The December 2011 issue of Public Health (the Journal of the Royal Society for Public Health) contains a symposium entitled: Legislate, Regulate, Litigate? Legal approaches to the prevention and treatment of cancer. This symposium explores the possibilities for using law and regulation – both internationally and at the national level – as the policy instrument for preventing and improving the treatment of cancer and other leading non-communicable diseases (NCDs). In this editorial, we argue that there is an urgent need for more legal scholarship on cancer and other leading NCDs, as well as greater dialogue between lawyers, public health practitioners and policy-makers about priorities for law reform, and feasible legal strategies for reducing the prevalence of leading risk factors. The editorial discusses two important challenges that frequently stand in the way of a more effective use of law in this area. The first is the tendency to dismiss risk factors for NCDs as purely a matter of individual ‘personal responsibility’; the second is the fact that effective regulatory responses to risks for cancer and NCDs will in many cases provoke conflict with the tobacco, alcohol and food industries. After briefly identifying some of the strategies that law can deploy in the prevention of NCDs, we briefly introduce each of the ten papers that make up the symposium.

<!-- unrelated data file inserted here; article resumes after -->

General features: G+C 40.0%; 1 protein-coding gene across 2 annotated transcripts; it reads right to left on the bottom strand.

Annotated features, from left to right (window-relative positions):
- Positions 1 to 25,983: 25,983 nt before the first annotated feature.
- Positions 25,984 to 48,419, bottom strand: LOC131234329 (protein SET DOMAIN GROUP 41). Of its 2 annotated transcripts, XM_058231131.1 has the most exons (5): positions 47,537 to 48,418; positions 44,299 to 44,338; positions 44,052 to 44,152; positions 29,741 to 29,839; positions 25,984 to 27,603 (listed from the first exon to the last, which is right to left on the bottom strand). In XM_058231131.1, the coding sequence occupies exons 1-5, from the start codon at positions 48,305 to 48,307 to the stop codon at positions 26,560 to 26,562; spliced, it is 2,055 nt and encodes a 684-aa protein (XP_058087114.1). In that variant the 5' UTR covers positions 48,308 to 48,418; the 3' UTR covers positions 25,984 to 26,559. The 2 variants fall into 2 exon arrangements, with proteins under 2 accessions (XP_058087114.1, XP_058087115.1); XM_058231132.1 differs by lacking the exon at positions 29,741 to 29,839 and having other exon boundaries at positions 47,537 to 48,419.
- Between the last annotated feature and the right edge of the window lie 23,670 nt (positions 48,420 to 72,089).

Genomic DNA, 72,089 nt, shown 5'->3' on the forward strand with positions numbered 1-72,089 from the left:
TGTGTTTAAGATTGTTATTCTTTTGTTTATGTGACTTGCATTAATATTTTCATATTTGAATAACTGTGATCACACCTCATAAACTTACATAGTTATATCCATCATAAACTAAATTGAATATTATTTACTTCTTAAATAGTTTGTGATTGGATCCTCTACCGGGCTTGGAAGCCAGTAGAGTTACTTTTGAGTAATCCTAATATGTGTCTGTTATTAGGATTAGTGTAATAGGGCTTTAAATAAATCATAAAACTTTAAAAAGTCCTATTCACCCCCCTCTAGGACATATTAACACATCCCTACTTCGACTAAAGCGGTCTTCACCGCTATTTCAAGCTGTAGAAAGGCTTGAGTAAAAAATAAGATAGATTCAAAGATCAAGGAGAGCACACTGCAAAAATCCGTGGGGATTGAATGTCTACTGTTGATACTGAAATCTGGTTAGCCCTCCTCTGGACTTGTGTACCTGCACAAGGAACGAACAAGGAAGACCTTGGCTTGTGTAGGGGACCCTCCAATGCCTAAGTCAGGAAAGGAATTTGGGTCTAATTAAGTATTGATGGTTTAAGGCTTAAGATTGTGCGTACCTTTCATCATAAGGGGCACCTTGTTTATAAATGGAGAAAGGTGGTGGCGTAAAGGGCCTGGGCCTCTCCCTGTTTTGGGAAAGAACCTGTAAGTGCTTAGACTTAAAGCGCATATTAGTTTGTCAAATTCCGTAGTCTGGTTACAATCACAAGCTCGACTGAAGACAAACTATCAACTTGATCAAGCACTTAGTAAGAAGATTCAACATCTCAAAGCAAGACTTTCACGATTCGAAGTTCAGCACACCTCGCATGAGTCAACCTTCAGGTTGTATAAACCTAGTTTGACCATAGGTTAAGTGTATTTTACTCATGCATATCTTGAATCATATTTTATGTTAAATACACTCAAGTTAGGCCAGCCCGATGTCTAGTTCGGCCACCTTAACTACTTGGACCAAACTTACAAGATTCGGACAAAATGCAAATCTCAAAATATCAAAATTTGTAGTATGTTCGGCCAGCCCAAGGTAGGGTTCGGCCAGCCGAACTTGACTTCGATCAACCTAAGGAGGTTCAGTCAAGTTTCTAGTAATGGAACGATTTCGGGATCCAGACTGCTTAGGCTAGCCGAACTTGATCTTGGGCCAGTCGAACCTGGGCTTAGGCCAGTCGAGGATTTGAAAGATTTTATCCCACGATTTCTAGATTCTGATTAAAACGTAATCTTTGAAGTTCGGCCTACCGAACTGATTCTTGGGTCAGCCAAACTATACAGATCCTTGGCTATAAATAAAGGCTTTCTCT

You can download the paper for free here.

From the Washington Post:

The Obama administration finished crafting tough new rules Friday curbing mercury and other poisons emitted by coal-fired utilities, according to several people briefed on the decision, culminating more than two decades of work to clean up the nation’s dirtiest power plants.

As part of last-minute negotiations between the White House and the Environmental Protection Agency, the regulations give some flexibility to power plant operators who argued they could not meet the three-year deadline for compliance outlined by the EPA. Several individuals familiar with the details declined to be identified because the agency will not announce the rules until next week.